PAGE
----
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Removing the U.S. military’s Covid vaccine mandate is a bad look

Nixing the Covid-19 vaccination mandate for the U.S. military doesn’t just endanger our service members — it sends a bad signal to the rest of the world.


Right-wing lawmakers have succeeded in stripping a Covid-19 vaccination mandate for service members from a gargantuan defense spending bill

The Senate passed the multibillion-dollar National Defense Authorization Act — sans Covid vaccination mandate — last week, teeing it up for President Joe Biden to sign. 

For leaders, foreign and domestic, hoping to spread dangerous conspiracy theories in the U.S. military, this ordeal is proof positive you can make it happen. 

My MSNBC colleague Steve Benen wrote a great explainer about how House Republicans wielded their power in negotiations to strip the military’s Covid vaccination requirement from the NDAA, against the wishes of top Pentagon officials. Other vaccination requirements the military had in place appear to be unaffected, which goes to show the dubiousness of the GOP’s stance here.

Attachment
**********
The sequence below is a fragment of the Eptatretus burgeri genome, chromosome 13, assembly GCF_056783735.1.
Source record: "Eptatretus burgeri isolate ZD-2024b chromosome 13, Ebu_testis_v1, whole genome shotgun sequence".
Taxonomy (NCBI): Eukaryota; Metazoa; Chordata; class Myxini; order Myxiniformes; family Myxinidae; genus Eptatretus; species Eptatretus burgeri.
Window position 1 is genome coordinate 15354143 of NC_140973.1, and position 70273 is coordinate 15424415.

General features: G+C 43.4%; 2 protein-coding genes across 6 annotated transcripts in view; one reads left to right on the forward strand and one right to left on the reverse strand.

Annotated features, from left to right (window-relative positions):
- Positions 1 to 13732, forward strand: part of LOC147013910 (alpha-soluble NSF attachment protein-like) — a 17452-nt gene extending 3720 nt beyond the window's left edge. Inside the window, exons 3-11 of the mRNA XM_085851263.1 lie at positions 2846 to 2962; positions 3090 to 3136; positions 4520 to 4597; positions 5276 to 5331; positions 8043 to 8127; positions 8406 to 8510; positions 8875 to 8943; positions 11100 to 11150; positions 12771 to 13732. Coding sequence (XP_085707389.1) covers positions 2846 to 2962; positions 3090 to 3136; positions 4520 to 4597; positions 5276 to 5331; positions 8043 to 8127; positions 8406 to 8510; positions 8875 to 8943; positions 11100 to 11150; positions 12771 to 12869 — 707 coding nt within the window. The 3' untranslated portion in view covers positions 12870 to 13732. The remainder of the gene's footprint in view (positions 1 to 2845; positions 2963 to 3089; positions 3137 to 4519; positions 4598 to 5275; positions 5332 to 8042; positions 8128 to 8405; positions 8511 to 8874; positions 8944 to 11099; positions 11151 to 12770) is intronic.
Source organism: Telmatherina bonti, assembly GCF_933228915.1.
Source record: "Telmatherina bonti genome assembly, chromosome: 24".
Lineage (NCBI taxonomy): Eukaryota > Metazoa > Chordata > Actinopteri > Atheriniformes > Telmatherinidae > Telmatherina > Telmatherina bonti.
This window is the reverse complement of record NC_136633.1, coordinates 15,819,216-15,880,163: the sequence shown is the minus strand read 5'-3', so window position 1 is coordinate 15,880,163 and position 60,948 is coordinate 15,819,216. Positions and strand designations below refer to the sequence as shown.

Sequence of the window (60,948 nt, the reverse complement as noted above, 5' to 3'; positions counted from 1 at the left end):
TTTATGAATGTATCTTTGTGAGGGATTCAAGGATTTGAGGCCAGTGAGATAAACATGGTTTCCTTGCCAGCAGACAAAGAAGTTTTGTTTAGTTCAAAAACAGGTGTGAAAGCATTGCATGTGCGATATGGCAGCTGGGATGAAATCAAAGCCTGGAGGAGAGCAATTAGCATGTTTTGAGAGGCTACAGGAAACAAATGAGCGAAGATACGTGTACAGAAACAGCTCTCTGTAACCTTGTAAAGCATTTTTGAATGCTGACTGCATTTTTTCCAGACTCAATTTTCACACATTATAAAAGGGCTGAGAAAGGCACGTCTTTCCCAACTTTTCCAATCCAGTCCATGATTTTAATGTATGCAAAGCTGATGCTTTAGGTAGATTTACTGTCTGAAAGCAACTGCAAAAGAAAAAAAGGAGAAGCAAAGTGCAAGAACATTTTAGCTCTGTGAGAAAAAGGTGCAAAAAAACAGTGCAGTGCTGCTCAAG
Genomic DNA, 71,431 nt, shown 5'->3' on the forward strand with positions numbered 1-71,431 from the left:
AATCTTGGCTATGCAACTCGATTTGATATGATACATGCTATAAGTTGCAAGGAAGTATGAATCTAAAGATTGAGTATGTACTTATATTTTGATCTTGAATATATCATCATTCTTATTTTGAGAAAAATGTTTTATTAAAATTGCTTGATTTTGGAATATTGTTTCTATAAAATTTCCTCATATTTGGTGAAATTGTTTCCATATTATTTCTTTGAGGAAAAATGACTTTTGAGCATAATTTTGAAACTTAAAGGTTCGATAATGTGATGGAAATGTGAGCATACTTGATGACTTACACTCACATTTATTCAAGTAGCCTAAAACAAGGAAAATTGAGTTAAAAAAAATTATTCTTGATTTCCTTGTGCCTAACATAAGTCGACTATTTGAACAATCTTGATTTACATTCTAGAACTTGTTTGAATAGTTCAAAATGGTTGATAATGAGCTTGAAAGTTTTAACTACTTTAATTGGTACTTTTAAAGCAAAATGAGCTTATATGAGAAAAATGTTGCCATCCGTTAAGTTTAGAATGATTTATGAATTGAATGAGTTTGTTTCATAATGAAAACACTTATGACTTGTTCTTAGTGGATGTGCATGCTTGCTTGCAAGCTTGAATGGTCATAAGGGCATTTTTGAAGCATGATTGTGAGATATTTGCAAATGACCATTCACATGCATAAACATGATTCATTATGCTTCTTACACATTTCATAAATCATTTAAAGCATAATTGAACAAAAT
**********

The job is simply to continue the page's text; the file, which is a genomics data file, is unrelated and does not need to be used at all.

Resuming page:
As of this month, about 99% of active-duty troops in the Navy, Air Force and Marine Corps had received Covid vaccinations, along with 98% of the Army. That leaves just a sliver of service members who’ve requested exemptions. Maybe they’re among the extremely rare group of people who could have a severe allergic reaction to the Covid vaccines.

Or — more likely — they simply refused to get their shots. Republicans have made these people a cause célèbre, just as they have civilians who’ve bucked Covid vaccination protocols. The GOP has continued caping for the anti-science crowd, even though studies have shown Republicans accounting for a disproportionate number of coronavirus deaths, a phenomenon possibly linked to conservatives’ rejection of Covid safety measures.

And thanks to former President Donald Trump, we already know that much of the aversion to the Covid vaccines is contrived. Trump’s secret admission to journalist Bob Woodward that he deliberately played down Covid’s deadly impact to the public is helpful in showing how opposition to the vaccines became largely political. 

Republicans are effectively using the military to signal their allegiance to right-wing conspiracy theories — theories, I should add, that have been amplified in the U.S. discourse by foreign governments seeking to meddle in American affairs

These governments, often led by dictatorial leaders, have been hellbent on fragmenting the American population and turning people in the U.S. against one another for their own personal gain. 

Republicans, unsurprisingly, seem to have similar ambitions.

It’s bad for the United States, a self-proclaimed global defender of freedom, to accept the implicit suggestion behind removing the Covid vaccination mandate: that freedom from health safety is a worthy fight.

It sends a perverse message.

The fact that this move is demonstrably stupid and overtly political makes rescinding the mandate even worse.